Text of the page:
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Would Going To A School For Taxidermy Be A Good Investment?

Discussion in 'Training' started by cristomike2, May 7, 2020.

  1. John Stewart

    John Stewart New Member

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    OH I'm not. I looking forward to this new adventure. I was just a bit taken back by some people trying to get him to take an alternative career. But he's a relatively young guy.
     
  2. George

    George The older I get, the better I was.

    I sorry, but I had to chuckle at Blackboard 29's response. (Now don't go taking it personal. Its NOT directed at you.) A "school" costs you $1200 a week. Multiply that by the number of students. Which one of you taxidermists clears that kind of money the first month of your hunting season?
    I know nothing about this school but I know everything about taxidermists. Few have teaching credentials and even fewer are willing to go into history and alternate methods from the one they're comfortable with. I only heard about Harry Paulson's school in Arizona but knowing Harry, it was likely pretty inclusive. To MY knowledge, our greatest shtick on this side was Ralph and Sandy Garland's school at Piedmont Community College. When it gained popularity, Piedmont wanted a slice and demanded a full academic curriculum be added. As is typical of us, the taxidermy school withered and died.
    So I suppose that if you have this obsessive burning desire and 10 grand to blow, head for a school. As for me, I figure out how many elk, mule deer, and pronghorn hunts I could spend that cash on.
     
    socalmountainman likes this.

  3. 3bears

    3bears Well-Known Member

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    I said that because I started late in life on this journey as well and have been full time for just about 15 years and I can't imagine doing anything else. It's not easy by any means but well worth it, to me.
     
    ARUsher and Fallenscale like this.
  4. Gatorhog94

    Gatorhog94 New Member

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    Hey John, I’m in the same boat you are. I’m 46 and have 7 years left, wish it was less. Looking at doing the same thing for after retirement. I’m doing skulls right now, but I’m looking at a school to go to next year.
     
  5. Gatorhog94

    Gatorhog94 New Member

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    3bears did you go to a school or did did you go learn somewhere hands on?
     
  6. 3bears

    3bears Well-Known Member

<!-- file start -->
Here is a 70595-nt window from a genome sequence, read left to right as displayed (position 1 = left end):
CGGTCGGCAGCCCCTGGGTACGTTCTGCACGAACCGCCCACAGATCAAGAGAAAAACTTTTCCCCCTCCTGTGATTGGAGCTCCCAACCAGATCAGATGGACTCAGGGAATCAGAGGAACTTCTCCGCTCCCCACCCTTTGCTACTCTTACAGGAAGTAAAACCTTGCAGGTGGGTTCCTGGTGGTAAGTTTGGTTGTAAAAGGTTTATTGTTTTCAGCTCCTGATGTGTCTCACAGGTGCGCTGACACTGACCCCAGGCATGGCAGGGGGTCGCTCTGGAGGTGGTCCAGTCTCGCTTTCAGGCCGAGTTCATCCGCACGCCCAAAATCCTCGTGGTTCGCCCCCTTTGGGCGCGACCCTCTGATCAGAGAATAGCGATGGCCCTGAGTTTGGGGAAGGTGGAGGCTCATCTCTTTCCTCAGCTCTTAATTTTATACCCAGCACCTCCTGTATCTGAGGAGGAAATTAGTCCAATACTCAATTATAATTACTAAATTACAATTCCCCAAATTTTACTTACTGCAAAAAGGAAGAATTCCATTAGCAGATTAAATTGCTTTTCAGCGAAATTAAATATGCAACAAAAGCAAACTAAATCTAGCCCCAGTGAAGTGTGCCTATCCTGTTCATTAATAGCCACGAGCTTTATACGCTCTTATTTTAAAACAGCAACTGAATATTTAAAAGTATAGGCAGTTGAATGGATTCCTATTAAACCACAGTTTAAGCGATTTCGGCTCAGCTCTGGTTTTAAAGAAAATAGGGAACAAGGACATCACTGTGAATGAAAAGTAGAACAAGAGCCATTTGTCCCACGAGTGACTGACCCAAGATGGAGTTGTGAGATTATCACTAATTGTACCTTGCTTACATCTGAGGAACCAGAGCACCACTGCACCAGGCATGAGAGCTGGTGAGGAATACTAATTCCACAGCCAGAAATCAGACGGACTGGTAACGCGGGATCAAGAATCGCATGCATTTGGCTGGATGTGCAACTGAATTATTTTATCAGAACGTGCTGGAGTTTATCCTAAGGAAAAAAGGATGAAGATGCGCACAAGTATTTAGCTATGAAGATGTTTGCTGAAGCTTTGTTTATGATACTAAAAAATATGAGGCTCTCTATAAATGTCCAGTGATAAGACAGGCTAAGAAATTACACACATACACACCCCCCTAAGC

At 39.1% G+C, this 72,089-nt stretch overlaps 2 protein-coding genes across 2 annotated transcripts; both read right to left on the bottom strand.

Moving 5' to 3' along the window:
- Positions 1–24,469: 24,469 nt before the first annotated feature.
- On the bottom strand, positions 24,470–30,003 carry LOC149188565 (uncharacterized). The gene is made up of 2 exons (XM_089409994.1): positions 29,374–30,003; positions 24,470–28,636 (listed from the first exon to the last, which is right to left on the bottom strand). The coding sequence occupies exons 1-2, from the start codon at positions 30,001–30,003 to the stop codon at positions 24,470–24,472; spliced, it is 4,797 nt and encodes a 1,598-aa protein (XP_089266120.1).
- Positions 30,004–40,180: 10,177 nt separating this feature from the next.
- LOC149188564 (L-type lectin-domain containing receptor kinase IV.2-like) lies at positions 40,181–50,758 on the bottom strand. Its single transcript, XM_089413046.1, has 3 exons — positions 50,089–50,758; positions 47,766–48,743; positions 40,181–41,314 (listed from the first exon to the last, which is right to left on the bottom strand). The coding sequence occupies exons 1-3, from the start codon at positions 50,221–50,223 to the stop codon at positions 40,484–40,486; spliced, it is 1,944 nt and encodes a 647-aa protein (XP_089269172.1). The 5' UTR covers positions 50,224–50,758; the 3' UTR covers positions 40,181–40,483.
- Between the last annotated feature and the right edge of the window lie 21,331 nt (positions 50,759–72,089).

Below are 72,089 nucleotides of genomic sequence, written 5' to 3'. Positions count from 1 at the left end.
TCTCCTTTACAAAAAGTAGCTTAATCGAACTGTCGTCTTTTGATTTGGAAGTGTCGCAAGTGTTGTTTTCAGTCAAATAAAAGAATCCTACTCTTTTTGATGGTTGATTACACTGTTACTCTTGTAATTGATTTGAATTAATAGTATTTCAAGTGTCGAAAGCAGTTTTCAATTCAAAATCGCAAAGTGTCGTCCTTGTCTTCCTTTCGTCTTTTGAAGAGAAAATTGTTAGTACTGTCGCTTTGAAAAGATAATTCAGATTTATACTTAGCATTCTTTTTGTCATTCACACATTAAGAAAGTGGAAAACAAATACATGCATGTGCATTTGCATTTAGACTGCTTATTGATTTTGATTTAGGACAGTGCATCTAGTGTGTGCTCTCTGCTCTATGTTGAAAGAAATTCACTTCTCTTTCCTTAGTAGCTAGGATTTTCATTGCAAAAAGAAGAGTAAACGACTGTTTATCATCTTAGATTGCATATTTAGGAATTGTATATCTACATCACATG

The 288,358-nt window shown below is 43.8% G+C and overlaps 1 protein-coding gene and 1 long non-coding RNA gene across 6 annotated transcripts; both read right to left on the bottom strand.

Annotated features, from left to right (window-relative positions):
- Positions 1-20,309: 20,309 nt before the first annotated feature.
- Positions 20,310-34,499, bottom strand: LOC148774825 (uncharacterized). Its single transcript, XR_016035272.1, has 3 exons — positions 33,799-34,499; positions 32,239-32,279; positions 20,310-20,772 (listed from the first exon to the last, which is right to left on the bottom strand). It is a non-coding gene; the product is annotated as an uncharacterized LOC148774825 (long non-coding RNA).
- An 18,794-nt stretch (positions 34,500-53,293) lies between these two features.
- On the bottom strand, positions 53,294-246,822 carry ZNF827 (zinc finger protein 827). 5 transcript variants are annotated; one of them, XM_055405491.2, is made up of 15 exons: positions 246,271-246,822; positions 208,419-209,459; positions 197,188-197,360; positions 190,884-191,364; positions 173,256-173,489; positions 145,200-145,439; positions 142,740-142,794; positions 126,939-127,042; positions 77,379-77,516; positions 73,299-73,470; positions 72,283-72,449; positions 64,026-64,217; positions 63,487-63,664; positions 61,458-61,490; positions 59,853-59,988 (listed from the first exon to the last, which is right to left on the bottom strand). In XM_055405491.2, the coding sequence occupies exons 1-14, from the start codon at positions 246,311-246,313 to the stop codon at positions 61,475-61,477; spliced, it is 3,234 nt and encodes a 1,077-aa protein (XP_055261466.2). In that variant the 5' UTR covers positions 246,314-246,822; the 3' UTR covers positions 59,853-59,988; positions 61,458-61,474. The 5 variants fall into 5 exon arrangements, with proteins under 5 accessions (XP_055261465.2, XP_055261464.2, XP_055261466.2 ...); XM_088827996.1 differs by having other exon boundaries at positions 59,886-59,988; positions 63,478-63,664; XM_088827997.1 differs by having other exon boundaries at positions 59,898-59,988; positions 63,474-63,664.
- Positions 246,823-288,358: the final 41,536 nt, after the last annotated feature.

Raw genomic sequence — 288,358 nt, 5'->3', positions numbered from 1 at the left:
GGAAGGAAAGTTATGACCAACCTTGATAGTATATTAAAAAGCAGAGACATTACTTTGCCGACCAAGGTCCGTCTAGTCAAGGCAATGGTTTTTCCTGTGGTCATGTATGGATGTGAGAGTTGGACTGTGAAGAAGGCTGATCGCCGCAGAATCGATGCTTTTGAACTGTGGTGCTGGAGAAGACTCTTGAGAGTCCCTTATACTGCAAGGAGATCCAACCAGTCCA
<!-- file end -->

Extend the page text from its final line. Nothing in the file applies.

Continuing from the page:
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    A little of both as well as on my own. Learning from a seasoned, "Good" instructor will put you way ahead in the game. There are all levels of instructors just as there are taxidermists. My suggestion is to look at the work that any perspective teacher puts out on a regular basis and ask yourself, would I have them mount my trophy? If not then why would you want to learn from them? Also ask for references and talk to past students. I see others brag about some instructors and how good they are but then often times they put out subpar work, in my eyes anyway..
     
  7. Gatorhog94

    Gatorhog94 New Member

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    Got it, thanks!
     
    3bears likes this.
  8. School was no option for me as I have a family, full time job and bills.

    I just make sure I follow my state taxidermy association and jump on any workshops they have. Also watch for the state shows where they have a lot of seminars. You would be surprised how much confidence one workshop will make you on trying it on your own.

    Buy DVD's also, did my first squirrel with only a DVD and absolutely no background what so ever.
     
  9. 3bears

    3bears Well-Known Member

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    I understand that it can be very difficult to go to school and work and have a family. I did it, i was an on site supervisor for a construction company and usually had a crew of 5 to 10 guys, from 6 am to 3 pm and then had an hour to hour and half drive, depending on where my job site was and then was in school til 10 or 11 and then home and do it all over again the next day. I only saw my kids on rain days and weekends. It was tough but thankfully I had a wife that stood by me. I then continued my day job and ran my business at night and weekends but decided that didn't work for me so I made the jump. Walked away from a 25 year career that I somewhat enjoyed, without a pension mind you, and followed my passion.
     

  10. unfortunately where I am in the northeast, we don't have any taxidermy schools available close by. The closes I found was in Pennsylvania (except rick cranes fish course) so commuting everyday was not an option for me, as much as I wish I could have!